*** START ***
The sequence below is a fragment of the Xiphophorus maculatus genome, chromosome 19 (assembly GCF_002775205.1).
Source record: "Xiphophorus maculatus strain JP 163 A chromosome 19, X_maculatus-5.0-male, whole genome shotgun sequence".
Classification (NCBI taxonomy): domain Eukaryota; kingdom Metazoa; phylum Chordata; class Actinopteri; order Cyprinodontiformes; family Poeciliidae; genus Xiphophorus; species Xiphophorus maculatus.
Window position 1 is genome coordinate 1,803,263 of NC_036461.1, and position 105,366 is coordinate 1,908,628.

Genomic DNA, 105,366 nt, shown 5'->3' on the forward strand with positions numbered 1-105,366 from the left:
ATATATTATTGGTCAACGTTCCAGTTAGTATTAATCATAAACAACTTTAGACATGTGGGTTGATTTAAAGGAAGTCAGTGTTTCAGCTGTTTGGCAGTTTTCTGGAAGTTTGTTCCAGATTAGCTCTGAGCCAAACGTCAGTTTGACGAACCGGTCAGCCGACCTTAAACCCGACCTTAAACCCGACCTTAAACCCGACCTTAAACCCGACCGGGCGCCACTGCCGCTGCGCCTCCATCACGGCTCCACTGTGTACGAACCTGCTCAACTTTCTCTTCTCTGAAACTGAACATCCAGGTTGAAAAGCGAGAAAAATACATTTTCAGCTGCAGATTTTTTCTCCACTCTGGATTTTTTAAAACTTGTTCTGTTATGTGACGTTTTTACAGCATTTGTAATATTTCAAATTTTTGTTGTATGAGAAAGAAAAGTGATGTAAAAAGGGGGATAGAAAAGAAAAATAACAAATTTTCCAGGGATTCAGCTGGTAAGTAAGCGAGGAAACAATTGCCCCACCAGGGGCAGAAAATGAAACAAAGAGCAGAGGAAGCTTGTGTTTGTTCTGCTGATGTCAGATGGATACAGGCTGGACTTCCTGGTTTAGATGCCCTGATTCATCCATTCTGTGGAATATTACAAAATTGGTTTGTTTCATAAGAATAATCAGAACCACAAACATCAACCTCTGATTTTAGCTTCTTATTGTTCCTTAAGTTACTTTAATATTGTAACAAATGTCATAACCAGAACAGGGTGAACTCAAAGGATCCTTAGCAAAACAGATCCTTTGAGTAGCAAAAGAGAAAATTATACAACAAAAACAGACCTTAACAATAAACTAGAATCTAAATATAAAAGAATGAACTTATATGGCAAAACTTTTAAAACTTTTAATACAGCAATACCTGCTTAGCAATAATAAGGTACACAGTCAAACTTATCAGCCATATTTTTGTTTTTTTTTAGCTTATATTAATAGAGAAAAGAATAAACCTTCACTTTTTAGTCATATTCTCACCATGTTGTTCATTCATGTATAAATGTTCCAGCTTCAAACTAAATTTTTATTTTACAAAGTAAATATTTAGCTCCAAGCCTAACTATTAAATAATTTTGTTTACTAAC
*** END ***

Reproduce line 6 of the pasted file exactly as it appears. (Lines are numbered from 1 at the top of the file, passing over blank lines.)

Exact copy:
ATATATTATTGGTCAACGTTCCAGTTAGTATTAATCATAAACAACTTTAGACATGTGGGTTGATTTAAAGGAAGTCAGTGTTTCAGCTGTTTGGCAGTTTTCTGGAAGTTTGTTCCAGATTAGCTCTGAGCCAAACGTCAGTTTGACGAACCGGTCAGCCGACCTTAAACCCGACCTTAAACCCGACCTTAAACCCGACCTTAAACCCGACCGGGCGCCACTGCCGCTGCGCCTCCATCACGGCTCCACTGTGTACGAACCTGCTCAACTTTCTCTTCTCTGAAACTGAACATCCAGGTTGAAAAGCGAGAAAAATACATTTTCAGCTGCAGATTTTTTCTCCACTCTGGATTTTTTAAAACTTGTTCTGTTATGTGACGTTTTTACAGCATTTGTAATATTTCAAATTTTTGTTGTATGAGAAAGAAAAGTGATGTAAAAAGGGGGATAGAAAAGAAAAATAACAAATTTTCCAGGGATTCAGCTGGTAAGTAAGCGAGGAAACAATTGCCCCACCAGGGGCAGAAAATGAAACAAAGAGCAGAGGAAGCTTGTGTTTGTTCTGCTGATGTCAGATGGATACAGGCTGGACTTCCTGGTTTAGATGCCCTGATTCATCCATTCTGTGGAATATTACAAAATTGGTTTGTTTCATAAGAATAATCAGAACCACAAACATCAACCTCTGATTTTAGCTTCTTATTGTTCCTTAAGTTACTTTAATATTGTAACAAATGTCATAACCAGAACAGGGTGAACTCAAAGGATCCTTAGCAAAACAGATCCTTTGAGTAGCAAAAGAGAAAATTATACAACAAAAACAGACCTTAACAATAAACTAGAATCTAAATATAAAAGAATGAACTTATATGGCAAAACTTTTAAAACTTTTAATACAGCAATACCTGCTTAGCAATAATAAGGTACACAGTCAAACTTATCAGCCATATTTTTGTTTTTTTTTAGCTTATATTAATAGAGAAAAGAATAAACCTTCACTTTTTAGTCATATTCTCACCATGTTGTTCATTCATGTATAAATGTTCCAGCTTCAAACTAAATTTTTATTTTACAAAGTAAATATTTAGCTCCAAGCCTAACTATTAAATAATTTTGTTTACTAAC